Quantitative effects of vernalization requirement, day length and temperature on flowering time of oilseed rape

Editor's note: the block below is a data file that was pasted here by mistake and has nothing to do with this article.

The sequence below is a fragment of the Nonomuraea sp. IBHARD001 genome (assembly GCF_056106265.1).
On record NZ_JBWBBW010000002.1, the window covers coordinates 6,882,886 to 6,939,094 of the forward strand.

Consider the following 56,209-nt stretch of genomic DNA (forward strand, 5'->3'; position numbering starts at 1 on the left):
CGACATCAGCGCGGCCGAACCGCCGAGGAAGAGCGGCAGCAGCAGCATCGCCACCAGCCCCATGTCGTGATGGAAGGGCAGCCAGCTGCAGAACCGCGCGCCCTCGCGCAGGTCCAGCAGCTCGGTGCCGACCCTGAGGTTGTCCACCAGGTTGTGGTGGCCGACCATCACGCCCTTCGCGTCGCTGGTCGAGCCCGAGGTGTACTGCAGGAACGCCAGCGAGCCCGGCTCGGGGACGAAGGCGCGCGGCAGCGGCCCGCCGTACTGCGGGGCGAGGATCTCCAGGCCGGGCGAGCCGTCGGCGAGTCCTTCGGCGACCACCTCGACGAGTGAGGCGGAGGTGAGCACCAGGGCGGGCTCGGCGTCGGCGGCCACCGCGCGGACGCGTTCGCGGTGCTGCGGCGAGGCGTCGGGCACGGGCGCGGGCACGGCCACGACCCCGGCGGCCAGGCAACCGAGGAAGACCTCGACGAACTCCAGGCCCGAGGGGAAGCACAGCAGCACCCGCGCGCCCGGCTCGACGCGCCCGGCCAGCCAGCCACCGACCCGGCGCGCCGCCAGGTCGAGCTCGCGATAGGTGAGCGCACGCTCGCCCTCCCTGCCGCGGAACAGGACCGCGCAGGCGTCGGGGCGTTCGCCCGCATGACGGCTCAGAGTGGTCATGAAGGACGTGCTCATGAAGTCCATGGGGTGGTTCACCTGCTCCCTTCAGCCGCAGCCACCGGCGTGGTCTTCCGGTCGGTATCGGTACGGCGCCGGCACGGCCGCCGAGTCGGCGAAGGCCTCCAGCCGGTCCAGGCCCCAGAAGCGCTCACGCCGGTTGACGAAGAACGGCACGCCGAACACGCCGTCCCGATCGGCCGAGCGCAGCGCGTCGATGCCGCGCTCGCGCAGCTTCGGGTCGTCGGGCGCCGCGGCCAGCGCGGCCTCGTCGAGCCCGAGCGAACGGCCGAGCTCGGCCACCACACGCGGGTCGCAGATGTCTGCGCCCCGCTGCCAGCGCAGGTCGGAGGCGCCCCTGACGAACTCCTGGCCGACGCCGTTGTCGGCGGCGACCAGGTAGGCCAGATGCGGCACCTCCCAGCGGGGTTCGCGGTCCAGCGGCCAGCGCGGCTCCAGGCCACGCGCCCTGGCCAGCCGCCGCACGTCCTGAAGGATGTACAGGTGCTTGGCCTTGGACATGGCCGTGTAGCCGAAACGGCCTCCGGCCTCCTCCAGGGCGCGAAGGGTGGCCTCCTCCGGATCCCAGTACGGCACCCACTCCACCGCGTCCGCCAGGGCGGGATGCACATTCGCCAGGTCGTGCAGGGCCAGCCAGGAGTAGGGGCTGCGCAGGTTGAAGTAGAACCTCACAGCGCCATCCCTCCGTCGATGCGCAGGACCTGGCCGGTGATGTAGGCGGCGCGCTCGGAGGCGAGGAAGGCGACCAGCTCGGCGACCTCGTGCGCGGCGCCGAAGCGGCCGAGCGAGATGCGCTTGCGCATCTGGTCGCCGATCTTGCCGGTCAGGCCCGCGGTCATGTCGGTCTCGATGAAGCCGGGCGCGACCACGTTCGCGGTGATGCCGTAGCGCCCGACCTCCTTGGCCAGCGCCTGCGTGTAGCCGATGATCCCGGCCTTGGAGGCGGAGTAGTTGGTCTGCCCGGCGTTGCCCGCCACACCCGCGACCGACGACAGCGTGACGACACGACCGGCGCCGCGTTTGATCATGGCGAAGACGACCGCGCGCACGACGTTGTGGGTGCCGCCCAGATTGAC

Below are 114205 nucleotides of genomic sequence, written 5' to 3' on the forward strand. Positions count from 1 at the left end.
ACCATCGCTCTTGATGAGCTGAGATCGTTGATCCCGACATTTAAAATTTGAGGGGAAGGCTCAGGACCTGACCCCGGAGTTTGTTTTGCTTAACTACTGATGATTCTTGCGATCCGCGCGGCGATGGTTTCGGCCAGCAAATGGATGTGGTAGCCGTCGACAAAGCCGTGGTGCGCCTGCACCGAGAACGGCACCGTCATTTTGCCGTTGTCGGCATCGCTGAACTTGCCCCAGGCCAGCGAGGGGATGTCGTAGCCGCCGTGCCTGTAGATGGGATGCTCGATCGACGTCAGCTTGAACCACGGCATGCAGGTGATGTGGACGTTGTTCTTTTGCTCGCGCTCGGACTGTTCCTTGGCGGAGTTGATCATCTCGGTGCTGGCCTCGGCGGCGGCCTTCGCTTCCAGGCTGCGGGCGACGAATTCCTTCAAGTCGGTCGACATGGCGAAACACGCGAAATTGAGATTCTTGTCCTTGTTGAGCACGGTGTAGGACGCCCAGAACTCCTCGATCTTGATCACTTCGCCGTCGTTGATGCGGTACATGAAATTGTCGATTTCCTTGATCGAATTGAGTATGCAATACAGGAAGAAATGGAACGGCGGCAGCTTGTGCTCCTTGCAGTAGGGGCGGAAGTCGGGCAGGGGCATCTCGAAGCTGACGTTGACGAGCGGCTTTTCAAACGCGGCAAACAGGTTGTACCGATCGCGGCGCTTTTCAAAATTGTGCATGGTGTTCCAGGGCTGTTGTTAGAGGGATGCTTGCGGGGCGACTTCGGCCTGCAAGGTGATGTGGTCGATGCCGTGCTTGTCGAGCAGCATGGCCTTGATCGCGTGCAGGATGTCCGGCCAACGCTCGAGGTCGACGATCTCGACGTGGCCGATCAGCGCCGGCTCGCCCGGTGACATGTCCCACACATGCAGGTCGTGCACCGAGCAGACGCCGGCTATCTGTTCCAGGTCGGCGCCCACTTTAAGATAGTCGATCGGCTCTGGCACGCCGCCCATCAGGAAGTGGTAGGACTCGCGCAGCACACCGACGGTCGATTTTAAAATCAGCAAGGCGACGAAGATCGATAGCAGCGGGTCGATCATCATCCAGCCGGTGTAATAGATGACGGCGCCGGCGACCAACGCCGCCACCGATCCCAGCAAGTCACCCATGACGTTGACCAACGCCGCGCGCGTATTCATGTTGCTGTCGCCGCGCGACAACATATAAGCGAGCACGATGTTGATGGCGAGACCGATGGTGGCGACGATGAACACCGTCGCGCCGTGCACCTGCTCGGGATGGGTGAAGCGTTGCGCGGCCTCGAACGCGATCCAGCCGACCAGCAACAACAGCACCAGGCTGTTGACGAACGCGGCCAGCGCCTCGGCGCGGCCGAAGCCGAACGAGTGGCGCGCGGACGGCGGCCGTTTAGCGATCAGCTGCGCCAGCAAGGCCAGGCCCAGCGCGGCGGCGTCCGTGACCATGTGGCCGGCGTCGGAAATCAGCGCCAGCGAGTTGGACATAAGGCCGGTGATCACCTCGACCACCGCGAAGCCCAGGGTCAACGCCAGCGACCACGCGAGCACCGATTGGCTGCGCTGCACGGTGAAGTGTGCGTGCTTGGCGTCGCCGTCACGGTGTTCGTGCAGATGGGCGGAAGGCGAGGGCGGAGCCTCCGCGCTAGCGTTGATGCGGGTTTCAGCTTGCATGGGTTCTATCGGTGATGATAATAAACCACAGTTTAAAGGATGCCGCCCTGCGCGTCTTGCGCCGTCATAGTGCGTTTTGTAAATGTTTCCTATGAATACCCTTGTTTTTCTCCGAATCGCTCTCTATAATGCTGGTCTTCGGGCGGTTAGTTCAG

Vernalization requirement, day length, and temperature are key factors that determine days to flowering in oilseed rape (Brassica napus L.). For winter oilseed rape genotypes, considerable differences in vernalization requirement have been reported and a positive correlation between the degree of vernalization requirement and frost tolerance has been discussed in the literature. Under typical western European growing conditions, the vernalization requirement of winter oilseed rape cultivars is met by end of December – plants transferred from the field to the greenhouse flower readily within short time. However, under field conditions flowering begins only about four months later, indicating that other factors like day-length and/or temperature regulate flowering time. The main objective of the present project is the elucidation of the relationships between vernalization requirement and frost tolerance, respectively winter survival, and flowering time in dependence of day-length and temperature. Therefore a segregating doubled haploid population, derived from a cross between spring-type variety Topas (DH4079) and winter-type oilseed rape Express will be phenotypically characterized (a) for its vernalization requirement and days to flowering under greenhouse conditions, (b) for its frost tolerance as determined after incubating plants in a frost chamber, (c) for the effect of day-length and/or temperature on days to flowering of fully vernalized plants, and (d) for its segregation for winter survival and flowering time in field experiments (sown in August) as well as for its tendency to form inflorescences in the year of sowing for spring sown trials (sown in April). All phenotypic data will be used to map corresponding QTL in a high density molecular marker map of this population on the basis of the Illumina Infinium Brassica 60K SNP Chip technology. QTL analysis will show if QTL for frost tolerance, winter survival and days to flowering obtained under different environmental conditions will collocate or differ in their positions. A complementary high resolution transcriptomic analysis (MACE; “Massive Analysis of cDNA Ends”) will be performed to identify genes that are differentially expressed in contrasting bulks of early vs. late flowering and in frost sensitive vs. frost tolerant genotypes. cDNA Sequences (100bp) obtained from MACE and the Illumina SNP marker sequences will be used to identify their physical position in the Brassica napus genome and to compare their position with mapped QTL. SNP markers developed by other project partners of this priority program for other genes affecting flowering time in Brassica napus will also be mapped and their position will be compared with QTL detected in the different environments in this project.